University of Maryland, Robert H. Smith School of Business
“Energetic and compassionate. I go about life fiercely seeking new adventures while taking methodical risks.”
Hometown: Chappaqua, NY
Fun fact about yourself: I started my first business when I was six years old, it was a nail salon during recess.
Undergraduate School and Degree: American University, Washington, D.C. – Business Administration
Where did you work before enrolling in business school?
Totes Isotoner, E-tail Strategist (2014-2015)
Kate Spade Saturday, International Market Associate (2013-2014)
Calvin Klein, E-commerce Coordinator (2011-2013)
Where did you intern during the summer of 2016? PricewaterhouseCoopers, Advisory – New York City
Where will you be working after graduation? PricewaterhouseCoopers, Advisory – Management Consulting, Senior Associate
Community Work and Leadership Roles in Business School:
- First-Year MVP Award: Award given for exemplifying outstanding performance in all areas of academics, leadership, and engagement at the Smith School throughout the first-year.
- Terp Helping Terp Award: Voted by peers for compiling study sessions and instructors during final exams and organizing a fundraiser to help a peer attend the MBA gala.
- First-Place Cognizant Consulting Competition
- Forte Fellow
- Terrapin Fellow
Leadership/ Community Involvement:
- President of Master Consulting Club
- Forte Foundation Ambassador
- VP of Finance, Emerging Markets
- Board Member, Black MBA Association
- Graduate Assistant, Admissions
- Manage Smith Brand Ambassador Program: Oversee the Smith Brand Ambassador programs to attract new talent to the Robert H. Smith School of Business. Along with managing hours worked and pay per ambassador.
- Planned and executed four Diversity and Inclusion recruitment programs to illustrate the Smith School’s support for diversity and to recruit top minority talent.
- LGBTQA application option: Identified a gap in recruiting LGBTQA applicants and researched ways for the Smith School to be more inclusive in the MBA application process for the LGBTQA community which is now executed in the school’s application.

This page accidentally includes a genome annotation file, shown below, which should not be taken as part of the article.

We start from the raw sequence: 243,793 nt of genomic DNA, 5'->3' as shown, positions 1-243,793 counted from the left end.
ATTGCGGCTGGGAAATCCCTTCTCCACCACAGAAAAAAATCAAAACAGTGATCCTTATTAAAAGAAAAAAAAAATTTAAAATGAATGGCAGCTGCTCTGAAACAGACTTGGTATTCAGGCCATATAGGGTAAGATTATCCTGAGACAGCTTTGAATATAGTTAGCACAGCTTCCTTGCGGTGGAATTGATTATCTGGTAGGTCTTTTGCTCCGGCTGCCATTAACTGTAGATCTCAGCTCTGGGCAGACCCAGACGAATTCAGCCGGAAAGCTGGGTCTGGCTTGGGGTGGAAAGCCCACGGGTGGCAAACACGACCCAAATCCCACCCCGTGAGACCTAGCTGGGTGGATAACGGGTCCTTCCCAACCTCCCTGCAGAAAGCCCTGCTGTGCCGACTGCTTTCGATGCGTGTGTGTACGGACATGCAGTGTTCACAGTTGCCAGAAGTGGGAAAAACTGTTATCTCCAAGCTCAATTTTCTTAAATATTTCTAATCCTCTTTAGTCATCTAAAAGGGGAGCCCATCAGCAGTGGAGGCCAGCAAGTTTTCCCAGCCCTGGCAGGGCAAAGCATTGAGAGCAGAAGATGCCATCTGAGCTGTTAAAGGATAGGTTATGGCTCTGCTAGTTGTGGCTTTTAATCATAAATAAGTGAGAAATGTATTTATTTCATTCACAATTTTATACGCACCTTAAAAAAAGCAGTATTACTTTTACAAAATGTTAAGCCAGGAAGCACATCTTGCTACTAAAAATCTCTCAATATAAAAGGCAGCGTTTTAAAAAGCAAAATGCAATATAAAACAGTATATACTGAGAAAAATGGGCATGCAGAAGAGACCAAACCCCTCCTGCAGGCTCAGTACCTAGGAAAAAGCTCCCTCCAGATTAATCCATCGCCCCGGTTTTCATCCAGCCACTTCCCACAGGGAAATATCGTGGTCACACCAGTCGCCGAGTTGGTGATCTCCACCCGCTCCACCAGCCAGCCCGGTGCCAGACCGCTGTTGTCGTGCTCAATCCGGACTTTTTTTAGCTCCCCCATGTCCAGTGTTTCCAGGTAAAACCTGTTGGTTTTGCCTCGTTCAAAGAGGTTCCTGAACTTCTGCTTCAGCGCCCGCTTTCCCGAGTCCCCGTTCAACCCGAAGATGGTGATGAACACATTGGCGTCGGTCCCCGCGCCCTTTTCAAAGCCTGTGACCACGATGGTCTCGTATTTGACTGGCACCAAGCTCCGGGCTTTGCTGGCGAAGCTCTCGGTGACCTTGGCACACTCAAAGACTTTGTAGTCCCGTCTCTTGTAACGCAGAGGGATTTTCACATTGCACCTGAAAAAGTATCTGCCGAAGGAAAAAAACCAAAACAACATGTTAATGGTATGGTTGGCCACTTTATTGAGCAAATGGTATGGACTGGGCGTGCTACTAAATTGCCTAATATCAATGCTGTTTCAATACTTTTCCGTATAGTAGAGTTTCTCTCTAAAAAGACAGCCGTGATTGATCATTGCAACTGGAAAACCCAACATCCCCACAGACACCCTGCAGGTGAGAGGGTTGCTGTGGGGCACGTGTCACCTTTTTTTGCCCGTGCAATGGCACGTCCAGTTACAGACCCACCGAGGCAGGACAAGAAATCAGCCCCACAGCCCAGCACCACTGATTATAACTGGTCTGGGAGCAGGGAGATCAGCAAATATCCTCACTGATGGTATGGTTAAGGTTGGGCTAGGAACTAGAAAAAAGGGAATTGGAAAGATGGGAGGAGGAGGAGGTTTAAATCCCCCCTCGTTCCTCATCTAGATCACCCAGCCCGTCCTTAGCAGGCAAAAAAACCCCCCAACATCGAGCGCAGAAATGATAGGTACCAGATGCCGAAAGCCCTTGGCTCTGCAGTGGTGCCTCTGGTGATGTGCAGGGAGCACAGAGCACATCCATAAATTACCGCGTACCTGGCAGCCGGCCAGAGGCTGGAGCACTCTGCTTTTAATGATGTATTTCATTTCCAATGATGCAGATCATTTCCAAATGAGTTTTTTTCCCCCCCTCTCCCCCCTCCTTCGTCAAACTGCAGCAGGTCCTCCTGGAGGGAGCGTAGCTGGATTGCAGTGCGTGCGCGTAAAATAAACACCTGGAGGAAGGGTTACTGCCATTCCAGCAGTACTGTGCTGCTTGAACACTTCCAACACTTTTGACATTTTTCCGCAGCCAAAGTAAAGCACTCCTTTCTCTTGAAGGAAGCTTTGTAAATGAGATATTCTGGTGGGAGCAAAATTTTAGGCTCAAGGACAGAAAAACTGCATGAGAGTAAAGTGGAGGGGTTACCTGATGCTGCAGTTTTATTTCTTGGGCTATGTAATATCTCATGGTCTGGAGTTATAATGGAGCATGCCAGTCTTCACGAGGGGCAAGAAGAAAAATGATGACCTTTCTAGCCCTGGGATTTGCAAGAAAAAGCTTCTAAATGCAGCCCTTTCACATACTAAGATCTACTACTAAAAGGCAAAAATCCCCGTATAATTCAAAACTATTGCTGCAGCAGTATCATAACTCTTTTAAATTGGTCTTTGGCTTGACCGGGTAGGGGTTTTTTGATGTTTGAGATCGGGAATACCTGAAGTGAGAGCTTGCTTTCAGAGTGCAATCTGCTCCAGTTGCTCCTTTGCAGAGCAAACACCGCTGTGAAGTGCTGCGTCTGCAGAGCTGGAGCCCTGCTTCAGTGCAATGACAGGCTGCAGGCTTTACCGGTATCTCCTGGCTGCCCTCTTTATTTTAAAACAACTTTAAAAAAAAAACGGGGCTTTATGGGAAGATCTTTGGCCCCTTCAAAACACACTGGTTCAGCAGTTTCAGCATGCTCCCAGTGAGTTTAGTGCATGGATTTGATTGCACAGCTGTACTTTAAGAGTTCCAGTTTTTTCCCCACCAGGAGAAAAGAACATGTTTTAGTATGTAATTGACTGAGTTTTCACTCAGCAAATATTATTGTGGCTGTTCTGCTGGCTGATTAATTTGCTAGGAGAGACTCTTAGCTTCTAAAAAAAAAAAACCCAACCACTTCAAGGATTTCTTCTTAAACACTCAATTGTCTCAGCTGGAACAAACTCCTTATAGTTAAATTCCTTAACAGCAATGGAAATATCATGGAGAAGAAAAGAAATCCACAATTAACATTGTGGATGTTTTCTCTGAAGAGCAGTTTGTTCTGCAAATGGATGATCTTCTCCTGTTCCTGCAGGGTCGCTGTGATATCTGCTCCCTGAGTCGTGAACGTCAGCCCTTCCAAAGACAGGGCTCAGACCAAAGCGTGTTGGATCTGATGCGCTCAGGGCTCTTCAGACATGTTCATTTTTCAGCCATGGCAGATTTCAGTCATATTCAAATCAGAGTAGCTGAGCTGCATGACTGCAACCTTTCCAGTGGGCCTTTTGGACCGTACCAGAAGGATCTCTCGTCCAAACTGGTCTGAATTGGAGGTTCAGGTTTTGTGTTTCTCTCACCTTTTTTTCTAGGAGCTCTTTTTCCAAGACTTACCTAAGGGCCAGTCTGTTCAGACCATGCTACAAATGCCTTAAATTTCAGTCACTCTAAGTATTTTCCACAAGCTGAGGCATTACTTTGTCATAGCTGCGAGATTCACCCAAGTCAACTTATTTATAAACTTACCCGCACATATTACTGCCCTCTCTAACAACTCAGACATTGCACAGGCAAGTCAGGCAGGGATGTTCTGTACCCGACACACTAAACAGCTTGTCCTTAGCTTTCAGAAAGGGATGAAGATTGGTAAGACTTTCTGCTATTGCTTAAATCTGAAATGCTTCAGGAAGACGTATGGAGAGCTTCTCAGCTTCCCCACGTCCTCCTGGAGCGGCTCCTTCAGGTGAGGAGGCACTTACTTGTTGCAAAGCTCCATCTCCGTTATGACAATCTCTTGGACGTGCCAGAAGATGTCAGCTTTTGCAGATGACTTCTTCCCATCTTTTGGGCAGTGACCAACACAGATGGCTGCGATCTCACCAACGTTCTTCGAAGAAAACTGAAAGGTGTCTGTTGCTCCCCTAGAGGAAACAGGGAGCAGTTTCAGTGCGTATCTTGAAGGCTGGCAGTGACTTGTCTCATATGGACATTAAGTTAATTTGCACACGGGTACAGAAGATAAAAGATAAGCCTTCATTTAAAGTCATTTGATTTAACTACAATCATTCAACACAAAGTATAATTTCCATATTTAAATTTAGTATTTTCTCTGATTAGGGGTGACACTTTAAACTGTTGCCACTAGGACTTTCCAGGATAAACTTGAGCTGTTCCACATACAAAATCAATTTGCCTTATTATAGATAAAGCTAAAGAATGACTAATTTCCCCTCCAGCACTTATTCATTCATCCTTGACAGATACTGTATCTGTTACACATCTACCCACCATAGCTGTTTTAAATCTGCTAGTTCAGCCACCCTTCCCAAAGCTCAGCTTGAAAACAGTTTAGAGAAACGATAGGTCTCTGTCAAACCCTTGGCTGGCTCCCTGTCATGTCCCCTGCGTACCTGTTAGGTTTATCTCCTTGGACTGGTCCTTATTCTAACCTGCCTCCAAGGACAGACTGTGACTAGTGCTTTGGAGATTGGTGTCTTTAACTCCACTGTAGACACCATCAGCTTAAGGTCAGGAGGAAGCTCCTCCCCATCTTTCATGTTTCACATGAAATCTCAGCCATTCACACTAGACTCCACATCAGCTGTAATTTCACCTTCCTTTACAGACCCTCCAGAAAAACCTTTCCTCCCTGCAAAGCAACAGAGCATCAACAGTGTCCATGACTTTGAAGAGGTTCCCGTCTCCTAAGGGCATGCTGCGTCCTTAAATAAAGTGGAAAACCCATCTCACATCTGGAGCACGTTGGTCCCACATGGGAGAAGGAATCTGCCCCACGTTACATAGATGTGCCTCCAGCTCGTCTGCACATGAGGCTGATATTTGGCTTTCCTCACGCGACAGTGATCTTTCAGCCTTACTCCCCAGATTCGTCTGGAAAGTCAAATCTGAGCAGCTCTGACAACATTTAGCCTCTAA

- KeyNote for Accepted Students Weekend for the incoming 2018 class.
- Office of Diversity Intuitive Ambassador – Assist in coordinating Focus Groups on Class Climate in order to understand how the school could craft a more inclusive classroom for all.
- UMD Undergraduate Support Programming
- Resume/Interview Building workshops through student interview panel
- Program Creation: Why an MBA? Targeting undergraduate junior/senior women on the process of determining if a MBA is the right path and and how to seek the right program.
- Change the World Consultant: Helped a nonprofit increase donorship and resources via social media for a village in Uganda.
Which academic or extracurricular achievement are you most proud of during business school? At the Smith School’s end-of-the year awards banquet, I was awarded the “First-Year MVP” for exemplifying outstanding performance in all areas of academics, leadership and engagement at the Smith School. I remember my friend pointing at me from across the table as I shook my head in shock. It’s hard to explain in words how much this meant to me, but I’ll try. Coming into business school I knew I wanted my contribution to be more than just in the classroom. Motivated by positively impacting those around me, my focus centered on helping my peers reach their best selves and creating a strong personal brand, while applying myself in the classroom. It was overwhelming to hear that my peers truly appreciated my efforts in organizing study sessions, offering career advice, or just lending an ear when they needed someone to listen. Prior to pursuing an MBA, I felt as though my contributions were unrecognized; this was the first time that not only was my work recognized, but it was voted by my fellow peers and professors. I don’t think I have ever felt such a rush of joy than in that moment.